Study Examines Insects’ Role in Plastic Pollution
By Paige Embry
Microplastics permeate the world. They can float through the air and have been found in Antarctic ice, the deep ocean, drinking water, and inside an array of animals. Microplastic pollution, mostly in the oceans, has been getting a lot of attention in the last few years but microplastics’ ubiquity means that scientists researching them have to find ways to limit contamination—and assess its extent when it inevitably happens. Max Helmberger, a Ph.D. student in entomology at Michigan State University, has researched several soil-dwelling organisms’ ability to create microplastics from larger plastic debris. He says labs have had to come up with “all sorts of creative solutions” to the contamination problem, with at least one dying all their lab coats bright pink so it would be obvious when bits invade a sample. Helmberger says, “Being persnickity is kind of a must in microplastic research because microplastics are everywhere.”
Microplastics come in two basic forms: primary and secondary. Primary microplastics are ones that are manufactured in sizes smaller than 5 millimeter (think sesame seed). Nurdles, the pre-production pellets used to make plastic products, are an example of a primary microplastic. Secondary microplastics are tiny bits that have broken off larger pieces. It is this second type of microplastic that Helmberger and colleagues recently studied in relation to insects and other invertebrates. Findings from their research were published in February in the open-access Journal of Insect Science.
Helmberger and his colleagues wanted to look at an array of different types of soil-dwelling organisms and assess their ability to fragment plastic in a fairly short period of time. His chosen animals were Acheta domesticus (a house cricket), Oniscus asellus (an isopod, sometimes known as a sowbug or woodlouse), Zophobas morio larvae (a beetle), and Cornu aspersum (a snail). Helmberger put each animal in an “arena”—a small glass jar. The bottom was filled with plaster of Paris and topped with sand that had been heated to 500 degrees Celsius to burn off organics and plastics. The animals went into the jar with pieces of both pristine and weathered polystyrene, along with one oat flake of real food to sustain them. He left them there for 24 hours.
Afterward, Helmberger counted the number of microplastic particles in the animal poop, the sand, and within the dead animal itself. To discriminate between the plastics and other tiny bits of stuff in the sample, Helmberger used two fluorescent stains: “Nile red” and a mix of “calcofluor white” and “Evans blue.” Nile red is commonly used to detect microplastics, but Helmberger says, “Nile red also binds to chitin—which, if you study insects, is kind of a problem.” Chitin is a key component in arthropod skeletons, so he needed a way to differentiate between the plastic and chitin. The white/blue mixture was the answer because it binds to chitin but not plastic. Helmberger weeded out anything that fluoresced for both dyes (or only the white/blue mixture). Each particle that fluoresced only under Nile red and also looked like polystyrene was poked with a soldering iron. If it melted or deformed, he knew it was plastic and counted it. Helmberger also set up various anti-contamination protocols, and they largely seemed to work based on the contamination assessment tests he ran, he says.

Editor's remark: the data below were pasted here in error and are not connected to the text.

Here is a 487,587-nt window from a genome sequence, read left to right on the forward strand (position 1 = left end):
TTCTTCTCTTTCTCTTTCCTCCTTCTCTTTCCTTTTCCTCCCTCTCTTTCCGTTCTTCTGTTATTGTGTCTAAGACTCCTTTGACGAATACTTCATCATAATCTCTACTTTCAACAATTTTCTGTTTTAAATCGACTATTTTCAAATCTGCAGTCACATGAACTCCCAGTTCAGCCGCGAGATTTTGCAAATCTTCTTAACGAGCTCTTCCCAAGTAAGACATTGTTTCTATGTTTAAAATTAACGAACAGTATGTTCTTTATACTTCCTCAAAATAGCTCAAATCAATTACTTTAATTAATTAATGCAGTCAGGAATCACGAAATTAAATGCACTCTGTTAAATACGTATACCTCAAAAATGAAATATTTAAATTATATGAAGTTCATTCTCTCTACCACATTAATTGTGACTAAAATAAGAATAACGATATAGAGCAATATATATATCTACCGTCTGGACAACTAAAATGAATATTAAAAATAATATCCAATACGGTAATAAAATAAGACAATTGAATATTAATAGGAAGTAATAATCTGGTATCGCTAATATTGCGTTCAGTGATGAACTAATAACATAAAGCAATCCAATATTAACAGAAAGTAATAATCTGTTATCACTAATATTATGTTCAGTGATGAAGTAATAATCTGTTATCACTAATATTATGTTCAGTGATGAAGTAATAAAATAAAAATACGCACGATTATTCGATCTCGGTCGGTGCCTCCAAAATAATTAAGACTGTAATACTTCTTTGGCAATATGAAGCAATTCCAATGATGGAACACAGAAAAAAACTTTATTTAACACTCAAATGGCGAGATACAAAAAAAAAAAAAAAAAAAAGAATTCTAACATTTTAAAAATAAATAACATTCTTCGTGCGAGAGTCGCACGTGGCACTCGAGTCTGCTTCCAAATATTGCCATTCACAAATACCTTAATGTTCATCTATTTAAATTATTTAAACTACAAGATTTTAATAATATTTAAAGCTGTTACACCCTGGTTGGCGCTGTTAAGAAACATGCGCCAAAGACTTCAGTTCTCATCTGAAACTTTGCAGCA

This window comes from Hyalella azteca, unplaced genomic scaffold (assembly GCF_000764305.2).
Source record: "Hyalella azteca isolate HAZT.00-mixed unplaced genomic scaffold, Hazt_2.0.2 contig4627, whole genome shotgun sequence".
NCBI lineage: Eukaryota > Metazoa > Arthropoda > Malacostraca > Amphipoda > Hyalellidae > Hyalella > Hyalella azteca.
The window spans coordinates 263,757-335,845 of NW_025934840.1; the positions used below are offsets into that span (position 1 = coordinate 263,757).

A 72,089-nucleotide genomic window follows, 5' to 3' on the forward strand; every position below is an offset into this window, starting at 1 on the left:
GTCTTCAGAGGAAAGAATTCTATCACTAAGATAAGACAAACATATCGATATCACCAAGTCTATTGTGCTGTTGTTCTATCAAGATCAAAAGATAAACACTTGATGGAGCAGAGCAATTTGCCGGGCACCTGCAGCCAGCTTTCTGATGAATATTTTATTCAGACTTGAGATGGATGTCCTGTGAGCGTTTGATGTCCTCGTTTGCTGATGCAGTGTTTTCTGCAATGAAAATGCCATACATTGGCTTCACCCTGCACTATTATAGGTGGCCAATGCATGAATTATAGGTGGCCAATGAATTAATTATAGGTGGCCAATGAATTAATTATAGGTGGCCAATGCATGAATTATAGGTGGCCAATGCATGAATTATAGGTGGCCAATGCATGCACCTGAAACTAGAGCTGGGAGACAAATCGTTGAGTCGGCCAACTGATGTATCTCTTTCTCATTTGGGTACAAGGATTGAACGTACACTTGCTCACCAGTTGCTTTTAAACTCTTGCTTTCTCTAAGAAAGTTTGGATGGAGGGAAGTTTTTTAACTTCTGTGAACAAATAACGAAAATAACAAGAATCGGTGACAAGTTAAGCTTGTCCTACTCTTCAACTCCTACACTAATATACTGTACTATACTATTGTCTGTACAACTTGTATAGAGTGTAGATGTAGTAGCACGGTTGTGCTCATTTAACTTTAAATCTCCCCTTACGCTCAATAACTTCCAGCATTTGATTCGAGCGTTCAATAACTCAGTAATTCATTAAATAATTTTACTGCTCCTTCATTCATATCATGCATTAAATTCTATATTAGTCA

Helmberger and team found that the beetle larvae were the fragmentation kings, fragmenting both pristine and weathered polystyrene. The crickets and woodlice fragmented only the weathered polystyrene, and the snails “did not appreciably fragment anything.” A second experiment offered the isopod the option of pristine polystyrene, polystyrene exposed to UV rays (as if it had been sitting out in the sun), and polystyrene that had been soaked in a soil suspension. The isopod far preferred the last, showing that the condition of the plastic may play an important role in how tasty a given organism views a piece of plastic.
These experiments produced some expected results—that the beetle larvae fragmented the polystyrene—and some unexpected ones—the snails didn’t. In at least one other experiment, snails did fragment plastic. The researchers speculate that perhaps the difference lay in the snails, which were different species, or in the time the snails were around the plastic, 24 hours in the new study versus four weeks in the past experiment. Helmberger says they picked 24 hours because it seemed like a more realistic amount of time for an organism out in the world to be in contact with a bit of plastic.
This research adds to the evidence that organisms in the environment may not be just passive recipients of microplastic pollution; some may be active creators of it. It also shows how new, and complicated, microplastic research is with protocols still being developed—whether it’s wearing hot pink lab coats or using a soldering iron to figure out what is truly plastic.
Journal of Insect Science
Paige Embry is a freelance science writer based in Seattle and author of Our Native Bees: North America’s Endangered Pollinators and the Fight to Save Them. Website: www.paigeembry.com.